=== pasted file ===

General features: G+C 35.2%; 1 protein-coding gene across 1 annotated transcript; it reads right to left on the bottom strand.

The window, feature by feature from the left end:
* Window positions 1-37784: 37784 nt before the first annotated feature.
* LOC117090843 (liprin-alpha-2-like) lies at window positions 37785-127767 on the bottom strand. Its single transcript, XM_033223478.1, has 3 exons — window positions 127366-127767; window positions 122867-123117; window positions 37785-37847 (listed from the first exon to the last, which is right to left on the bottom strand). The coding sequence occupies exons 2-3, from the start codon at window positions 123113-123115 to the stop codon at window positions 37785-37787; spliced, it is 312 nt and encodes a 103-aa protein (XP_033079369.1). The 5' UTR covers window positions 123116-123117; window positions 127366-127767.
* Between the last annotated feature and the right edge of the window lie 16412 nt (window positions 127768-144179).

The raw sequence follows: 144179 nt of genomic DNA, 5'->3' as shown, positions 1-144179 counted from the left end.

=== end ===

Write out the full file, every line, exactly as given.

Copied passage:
General features: G+C 35.2%; 1 protein-coding gene across 1 annotated transcript; it reads right to left on the bottom strand.

The window, feature by feature from the left end:
* Window positions 1-37784: 37784 nt before the first annotated feature.
* LOC117090843 (liprin-alpha-2-like) lies at window positions 37785-127767 on the bottom strand. Its single transcript, XM_033223478.1, has 3 exons — window positions 127366-127767; window positions 122867-123117; window positions 37785-37847 (listed from the first exon to the last, which is right to left on the bottom strand). The coding sequence occupies exons 2-3, from the start codon at window positions 123113-123115 to the stop codon at window positions 37785-37787; spliced, it is 312 nt and encodes a 103-aa protein (XP_033079369.1). The 5' UTR covers window positions 123116-123117; window positions 127366-127767.
* Between the last annotated feature and the right edge of the window lie 16412 nt (window positions 127768-144179).

The raw sequence follows: 144179 nt of genomic DNA, 5'->3' as shown, positions 1-144179 counted from the left end.